Fallaci's work has been translated from the original Italian into many languages, including English, French, Spanish, German, Swedish, Dutch, Croatian, and Greek. She is drawn to issues of power, although she has developed other themes. An early book, Il sesso inutile (1961; The Useless Sex), covered the status of women around the world at that time. Fallaci has observed that "when you are a woman, you have to fight more. Consequently, to see more and to think more and to be more creative." Gender is also an important issue in A Man which Fallaci considers her most important work. In it she explores the male heroic ideal exemplified by Greek freedom fighter Alexandros Panagoulis. War is a central focus in several of her works, most notably in Nothing, and So Be It, a reportage on the Vietnam war that placed Fallaci among the critics of American involvement. She returned to the subject of war in Inshallah (1990), where she covers the Lebanon conflict from the Italian camp. In Se il sole muore (1965; If the Sun Dies), Fallaci reported on the American space program and in Lettera a un bambino mai nato (1975; Letter to a Child never Born), written after the miscarriage of her child, she deals with abortion, motherhood, and death. Commonly regarded as Fallaci's most significant work is Interview with History, a collection of interviews with commentary by the author. In the book, prominent political figures of her time are confronted in the provocative manner that is Fallaci's trademark. She confronts her subjects with probing skepticism and a consuming desire to have her questions answered. "I went with a thousand feelings of rage, a thousand questions that before assailing them were assailing me," Fallaci explained. She observed that "those who determine our destiny are not really better than ourselves; they are neither more intelligent nor stronger nor more enlightened than ourselves."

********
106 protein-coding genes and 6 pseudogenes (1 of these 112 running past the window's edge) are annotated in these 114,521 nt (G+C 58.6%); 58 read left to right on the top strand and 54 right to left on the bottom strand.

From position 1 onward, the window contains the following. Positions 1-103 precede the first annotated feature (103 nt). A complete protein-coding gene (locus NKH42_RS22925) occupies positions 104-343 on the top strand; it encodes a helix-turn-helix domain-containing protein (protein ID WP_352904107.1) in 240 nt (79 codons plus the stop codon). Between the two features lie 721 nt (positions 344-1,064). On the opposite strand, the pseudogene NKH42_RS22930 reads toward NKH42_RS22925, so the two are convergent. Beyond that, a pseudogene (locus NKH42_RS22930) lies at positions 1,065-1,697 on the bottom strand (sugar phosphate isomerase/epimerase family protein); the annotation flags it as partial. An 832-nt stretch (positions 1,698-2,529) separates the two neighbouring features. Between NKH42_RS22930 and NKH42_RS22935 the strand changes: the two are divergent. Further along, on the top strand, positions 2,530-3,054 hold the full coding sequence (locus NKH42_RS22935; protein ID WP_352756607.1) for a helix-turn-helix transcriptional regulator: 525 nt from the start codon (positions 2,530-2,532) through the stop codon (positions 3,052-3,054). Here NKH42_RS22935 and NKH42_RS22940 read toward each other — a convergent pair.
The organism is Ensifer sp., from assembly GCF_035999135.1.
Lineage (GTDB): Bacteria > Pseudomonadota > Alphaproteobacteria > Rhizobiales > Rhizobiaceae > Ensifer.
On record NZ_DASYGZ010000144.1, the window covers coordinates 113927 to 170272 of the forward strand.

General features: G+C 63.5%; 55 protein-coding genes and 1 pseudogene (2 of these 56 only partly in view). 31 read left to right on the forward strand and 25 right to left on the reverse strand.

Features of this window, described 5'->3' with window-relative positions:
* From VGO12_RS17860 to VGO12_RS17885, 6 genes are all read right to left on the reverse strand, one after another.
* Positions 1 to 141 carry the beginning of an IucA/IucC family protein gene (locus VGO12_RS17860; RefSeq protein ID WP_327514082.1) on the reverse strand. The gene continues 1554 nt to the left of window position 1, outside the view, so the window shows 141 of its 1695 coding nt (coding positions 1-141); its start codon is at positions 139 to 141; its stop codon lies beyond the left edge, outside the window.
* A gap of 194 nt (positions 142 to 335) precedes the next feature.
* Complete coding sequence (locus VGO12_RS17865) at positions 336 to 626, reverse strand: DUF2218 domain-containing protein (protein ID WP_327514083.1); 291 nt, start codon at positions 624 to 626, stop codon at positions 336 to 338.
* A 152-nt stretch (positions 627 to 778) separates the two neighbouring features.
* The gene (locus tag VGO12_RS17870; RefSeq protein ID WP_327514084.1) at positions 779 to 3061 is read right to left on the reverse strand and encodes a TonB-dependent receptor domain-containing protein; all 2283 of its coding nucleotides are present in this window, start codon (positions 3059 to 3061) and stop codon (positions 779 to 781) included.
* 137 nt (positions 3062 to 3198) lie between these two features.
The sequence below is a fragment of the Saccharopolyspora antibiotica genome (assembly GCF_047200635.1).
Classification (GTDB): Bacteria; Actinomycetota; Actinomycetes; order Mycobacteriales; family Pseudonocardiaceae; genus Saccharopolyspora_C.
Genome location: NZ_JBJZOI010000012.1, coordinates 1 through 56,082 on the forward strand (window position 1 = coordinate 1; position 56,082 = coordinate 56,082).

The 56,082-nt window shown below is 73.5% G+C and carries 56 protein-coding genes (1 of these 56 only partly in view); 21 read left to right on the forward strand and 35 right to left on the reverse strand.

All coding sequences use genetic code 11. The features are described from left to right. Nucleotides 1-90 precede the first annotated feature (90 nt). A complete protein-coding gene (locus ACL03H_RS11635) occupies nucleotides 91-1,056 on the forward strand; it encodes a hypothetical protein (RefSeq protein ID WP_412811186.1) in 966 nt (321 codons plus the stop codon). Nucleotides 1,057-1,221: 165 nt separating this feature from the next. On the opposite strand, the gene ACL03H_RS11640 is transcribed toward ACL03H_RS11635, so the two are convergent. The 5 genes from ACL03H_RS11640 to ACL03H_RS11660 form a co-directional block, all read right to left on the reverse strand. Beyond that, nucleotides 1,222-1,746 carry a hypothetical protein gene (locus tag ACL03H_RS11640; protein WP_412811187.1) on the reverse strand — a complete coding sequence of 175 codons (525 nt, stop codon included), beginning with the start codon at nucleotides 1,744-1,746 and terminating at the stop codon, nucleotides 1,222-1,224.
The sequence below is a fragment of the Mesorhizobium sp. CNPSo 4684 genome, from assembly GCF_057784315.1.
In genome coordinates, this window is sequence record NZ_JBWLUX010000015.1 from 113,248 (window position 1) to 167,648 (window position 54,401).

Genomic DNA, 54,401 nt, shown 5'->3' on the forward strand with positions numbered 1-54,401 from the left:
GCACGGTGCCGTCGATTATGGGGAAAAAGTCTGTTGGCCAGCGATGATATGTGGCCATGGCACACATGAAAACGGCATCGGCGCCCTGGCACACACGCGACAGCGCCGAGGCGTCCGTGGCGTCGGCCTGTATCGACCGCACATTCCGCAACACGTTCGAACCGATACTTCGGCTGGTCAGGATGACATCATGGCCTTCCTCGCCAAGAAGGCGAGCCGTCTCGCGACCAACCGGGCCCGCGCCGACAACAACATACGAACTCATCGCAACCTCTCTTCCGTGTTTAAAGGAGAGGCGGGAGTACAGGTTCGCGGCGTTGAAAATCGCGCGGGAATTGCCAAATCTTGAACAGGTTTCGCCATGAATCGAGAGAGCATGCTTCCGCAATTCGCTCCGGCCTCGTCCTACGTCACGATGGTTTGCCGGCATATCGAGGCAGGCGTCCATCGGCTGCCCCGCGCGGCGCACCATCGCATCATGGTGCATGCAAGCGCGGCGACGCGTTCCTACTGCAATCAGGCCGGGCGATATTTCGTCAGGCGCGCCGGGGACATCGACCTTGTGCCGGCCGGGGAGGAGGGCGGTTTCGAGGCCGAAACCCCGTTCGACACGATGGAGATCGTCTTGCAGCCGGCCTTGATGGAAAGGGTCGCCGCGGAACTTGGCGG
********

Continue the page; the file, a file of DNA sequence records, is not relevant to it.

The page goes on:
Fallaci's writing and interviewing methods have met with mixed appraisal. By some she is seen as a fresh voice in a new genre, while others see in her work a violation of fundamental tenets of journalism. The latter opinion is voiced, for example, by Vivian Gornik in The New York Times Book Review who, in discussing A Man, complains of a "passionate enslavement" to a "poetic ideal," and finds that when the techniques of fiction are applied to reportage the writing is particularly troublesome, due to a lack of self-control. Jeffrey Burke also noted a tendency for poetic excess and for polemic. However, many critics applaud Fallaci's approach. John C. Kendrew, reviewing If the Sun Dies, saw it as "one of very few pioneer works in a new genre: the criticism of science and technology as ways of life, as sets of values" and praised her method, which although imperfect, he saw as "breathing with life." Many reviewers have found in Fallaci's direct confrontation of her subjects an engaging application of the journalistic method. They maintain that Fallaci gets extraordinary results due not only to the degree of preparation she brings, but also to the knowledge and intelligence she applies to her trade. David Sanford uses the term "surgical journalism" to explain how Fallaci dissects an interview subject until she gets to the truth. Furthermore, Santo L. Arico remarks that Fallaci's methods are akin to those of cinéma vérité and direct cinema in that her comprehensive study of and involvement with her subjects stimulates disclosures that a more objective, detached approach would not. Another similarity to these kinds of documentary film techniques is Fallaci's habit of commenting on the unfolding story, the whole resulting in a kind of "psychodrama," not simply an interview. Arico concludes that "Fallaci's virtue as a writer lies precisely in showing the possibility of something strikingly different in journalism and in furthering efforts to replace earlier types of fiction with a new brand of literature."
Il sesso inutile [The Useless Sex] (journalism) 1961
Penelope alla guerra [Penelope at War] (novel) 1962
Se il sole muore [If the Sun Dies] (journalism) 1965
Niente e cosi sia [Nothing, and So Be It] (journalism) 1969
Intervista con la storia [Interview with History] (journalism) 1974
Lettera a un bambino mai nato [Letter to a Child never Born] (novel) 1975
Un uomo [A Man] (novel) 1979
Inshallah (novel) 1990
SOURCE: "Report—Italian Style," in The Economist, Vol. 213, November 4, 1964, p. 715.